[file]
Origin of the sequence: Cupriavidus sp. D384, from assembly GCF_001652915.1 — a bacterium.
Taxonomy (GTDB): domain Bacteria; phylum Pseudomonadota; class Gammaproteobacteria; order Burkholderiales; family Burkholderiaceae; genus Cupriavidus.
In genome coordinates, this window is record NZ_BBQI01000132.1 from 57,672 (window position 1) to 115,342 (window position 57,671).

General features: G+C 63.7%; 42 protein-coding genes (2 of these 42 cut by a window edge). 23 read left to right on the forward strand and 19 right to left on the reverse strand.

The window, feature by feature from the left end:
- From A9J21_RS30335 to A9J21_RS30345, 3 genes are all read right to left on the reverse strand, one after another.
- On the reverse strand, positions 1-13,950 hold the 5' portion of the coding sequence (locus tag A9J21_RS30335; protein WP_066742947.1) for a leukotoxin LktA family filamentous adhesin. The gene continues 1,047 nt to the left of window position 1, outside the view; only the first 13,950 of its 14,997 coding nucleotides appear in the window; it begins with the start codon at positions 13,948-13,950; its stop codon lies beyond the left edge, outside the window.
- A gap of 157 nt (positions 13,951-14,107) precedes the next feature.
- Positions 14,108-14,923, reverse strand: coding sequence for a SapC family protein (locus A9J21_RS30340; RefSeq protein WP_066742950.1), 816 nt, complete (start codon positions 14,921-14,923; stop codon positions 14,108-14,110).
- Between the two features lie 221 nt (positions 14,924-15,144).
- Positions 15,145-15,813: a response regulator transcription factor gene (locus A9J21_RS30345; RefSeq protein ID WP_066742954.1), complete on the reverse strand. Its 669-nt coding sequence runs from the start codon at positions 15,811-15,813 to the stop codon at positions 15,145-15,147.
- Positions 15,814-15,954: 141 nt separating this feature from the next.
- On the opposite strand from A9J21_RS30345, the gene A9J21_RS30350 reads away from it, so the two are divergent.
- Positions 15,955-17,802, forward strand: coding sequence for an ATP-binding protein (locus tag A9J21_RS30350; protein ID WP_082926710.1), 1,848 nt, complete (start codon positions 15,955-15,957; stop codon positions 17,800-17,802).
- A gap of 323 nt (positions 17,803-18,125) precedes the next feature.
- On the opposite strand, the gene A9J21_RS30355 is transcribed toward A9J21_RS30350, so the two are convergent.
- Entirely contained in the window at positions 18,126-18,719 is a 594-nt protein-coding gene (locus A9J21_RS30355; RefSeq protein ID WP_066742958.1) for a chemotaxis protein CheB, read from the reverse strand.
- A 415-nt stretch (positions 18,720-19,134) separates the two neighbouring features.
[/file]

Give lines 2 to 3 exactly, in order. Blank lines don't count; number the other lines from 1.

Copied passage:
Taxonomy (GTDB): domain Bacteria; phylum Pseudomonadota; class Gammaproteobacteria; order Burkholderiales; family Burkholderiaceae; genus Cupriavidus.
In genome coordinates, this window is record NZ_BBQI01000132.1 from 57,672 (window position 1) to 115,342 (window position 57,671).